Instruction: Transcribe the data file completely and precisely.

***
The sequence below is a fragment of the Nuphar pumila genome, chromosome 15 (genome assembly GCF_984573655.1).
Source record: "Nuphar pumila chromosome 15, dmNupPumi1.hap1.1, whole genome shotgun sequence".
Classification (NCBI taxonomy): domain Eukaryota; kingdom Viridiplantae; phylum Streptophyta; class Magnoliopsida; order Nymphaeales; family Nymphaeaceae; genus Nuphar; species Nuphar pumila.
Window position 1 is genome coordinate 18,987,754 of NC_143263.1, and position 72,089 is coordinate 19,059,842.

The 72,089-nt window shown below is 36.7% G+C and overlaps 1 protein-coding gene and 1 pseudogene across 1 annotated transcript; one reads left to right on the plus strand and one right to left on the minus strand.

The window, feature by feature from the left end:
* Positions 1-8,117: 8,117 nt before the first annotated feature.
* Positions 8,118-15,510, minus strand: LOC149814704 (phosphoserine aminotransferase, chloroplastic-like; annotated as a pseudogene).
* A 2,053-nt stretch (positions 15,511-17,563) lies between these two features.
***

The sequence below is a fragment of the Nuphar pumila genome, chromosome 15 (genome assembly GCF_984573655.1).
Source record: "Nuphar pumila chromosome 15, dmNupPumi1.hap1.1, whole genome shotgun sequence".
Classification (NCBI taxonomy): domain Eukaryota; kingdom Viridiplantae; phylum Streptophyta; class Magnoliopsida; order Nymphaeales; family Nymphaeaceae; genus Nuphar; species Nuphar pumila.
Window position 1 is genome coordinate 18,987,754 of NC_143263.1, and position 72,089 is coordinate 19,059,842.

The 72,089-nt window shown below is 36.7% G+C and overlaps 1 protein-coding gene and 1 pseudogene across 1 annotated transcript; one reads left to right on the plus strand and one right to left on the minus strand.

The window, feature by feature from the left end:
* Positions 1-8,117: 8,117 nt before the first annotated feature.
* Positions 8,118-15,510, minus strand: LOC149814704 (phosphoserine aminotransferase, chloroplastic-like; annotated as a pseudogene).
* A 2,053-nt stretch (positions 15,511-17,563) lies between these two features.